Return of Russia as major producer will push wheat prices even lower; Record harvest in crops like corn from Eastern Europe worries EU.
A FUTURE of price boom and bust faces farmers with the arrival of Russia as a major player in the grain market.
Former EUFarmCommissioner Franz Fischler haswarnedthat a massive European cereal harvest this year will force prices down this autumn.
And prices will plunge even further with the rise of cereal production in the Black Sea region, Ukraine, Moldova and Russia.
"Europe's main competitors in crop production at themoment are South America and the US but the Russian oligarchs are buying up hundreds of thousands of hectares following three missed harvests in three years in Australia," said Dr Fischler, who is now a freelance agricultural adviser.
"In the 19th century these countrieswere called theWheat Chamber and they are coming back. The weakness is that the altitude is much higher than Europe and they don't have the storage facilities.
"In a good harvest year like this year they can't store their cereals so theyhaveto sell at anypriceand this causes a kind of dumping.
"I'm sure that we will see very much lower corn prices later this yearwhen the cornharvest is completed in these regions and in land-locked countries like Austria."
Dr Fischler was speaking amid news that EU cereal production increased by 20% - 50 million tonnes - this year and amid warnings from Copa and Cogeca, the organisations representing European farming, of a boom-bust cycle for producers.
The short-term fall in prices is good news for livestock farmers who sawfeed prices soar to a peak in April this year.
Cereal prices have already halved since then.
But the longer term remains uncertain with the mixed quality of the current UK cereal harvest and the possibility of shortages next year because farmers may plant less in the light of falling returns.
Copa and Cogeca have now called for import tariffs to be reinstated against the countries of the former SovietUnion to avoid a dramatic price collapse when new sources of grain flood the market in the late autumn.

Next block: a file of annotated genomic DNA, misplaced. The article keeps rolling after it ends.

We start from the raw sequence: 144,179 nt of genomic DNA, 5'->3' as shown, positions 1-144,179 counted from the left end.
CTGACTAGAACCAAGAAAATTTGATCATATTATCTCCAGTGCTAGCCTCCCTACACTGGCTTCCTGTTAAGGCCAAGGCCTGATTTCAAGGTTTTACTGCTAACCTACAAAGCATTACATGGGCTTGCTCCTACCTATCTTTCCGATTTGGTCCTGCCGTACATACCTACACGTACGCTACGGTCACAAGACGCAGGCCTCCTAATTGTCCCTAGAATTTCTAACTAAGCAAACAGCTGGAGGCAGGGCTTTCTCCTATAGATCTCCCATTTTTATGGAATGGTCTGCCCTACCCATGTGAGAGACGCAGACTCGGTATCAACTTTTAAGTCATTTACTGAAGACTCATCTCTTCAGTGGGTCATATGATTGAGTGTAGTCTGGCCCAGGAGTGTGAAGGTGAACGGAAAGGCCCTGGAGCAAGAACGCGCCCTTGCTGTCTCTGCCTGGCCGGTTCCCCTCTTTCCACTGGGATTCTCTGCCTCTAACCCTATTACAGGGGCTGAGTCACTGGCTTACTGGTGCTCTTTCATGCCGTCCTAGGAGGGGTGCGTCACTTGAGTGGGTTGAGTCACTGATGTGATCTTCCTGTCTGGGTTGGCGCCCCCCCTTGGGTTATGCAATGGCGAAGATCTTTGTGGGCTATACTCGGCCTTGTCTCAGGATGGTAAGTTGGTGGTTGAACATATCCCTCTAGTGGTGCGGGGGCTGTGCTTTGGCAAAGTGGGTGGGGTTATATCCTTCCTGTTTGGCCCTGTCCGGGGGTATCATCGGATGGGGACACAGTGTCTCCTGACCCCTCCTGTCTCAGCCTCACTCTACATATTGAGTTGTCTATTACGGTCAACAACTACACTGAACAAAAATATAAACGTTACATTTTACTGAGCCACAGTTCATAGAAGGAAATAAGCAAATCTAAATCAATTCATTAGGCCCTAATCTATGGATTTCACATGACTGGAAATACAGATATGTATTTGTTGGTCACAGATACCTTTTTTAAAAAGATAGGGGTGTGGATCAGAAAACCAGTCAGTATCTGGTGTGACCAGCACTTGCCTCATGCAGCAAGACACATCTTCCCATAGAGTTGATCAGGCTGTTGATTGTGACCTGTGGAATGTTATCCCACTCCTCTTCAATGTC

Dr Fischler said observers were mistaken to forecast the end of the era of cheap food at the peak of cereal prices last spring.
The European Organisation for Economic Co-operation and Development and the UN Food and Agriculture Organisation had recorded five price peaks since 1973.
"But the April 2008 peak was still verymuch lower thanthe peak of 1973withthe first oil shock,"he said. "Many economists said then that the period of lower prices is over and they got it wrong five times. In the long term the price trend was decreasing."
The OECD and the FAO both saythe peak is over andthe pattern is downwards.
"But in the future the long-term trend will be higher because we expect higher oil prices and a high value of the euro with the dollar," he said.
Future agricultural development and prices would be driven by population growth and urbanisation in many countries.
"The UN expects 60% of the world's population to live in cities in the near future," he said.
"At the moment it's 50% but one billionpeoplewillmove to the cities by 2030, and that matters because if people are living in the countryside they produce some of their food in the back yard.
"If you live in the city you need traded food."
Dr Fischler said Europe needed to find solutions on how to deal with market volatility in the light of climate change, increasing speculation and more frequent market breakdowns.
"All those risks are increased now and will grow in the future," he said.
"After 2013 we will see increased market volatility.
"It will happen more frequently and there will be greater ups and downs in the market.
"The issue is how to protect farmers fromvolatility so they can do proper farm management and planning, and how to protect against natural disasters."
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|Publication:||Western Mail (Cardiff, Wales)|
|Date:||Oct 7, 2008|
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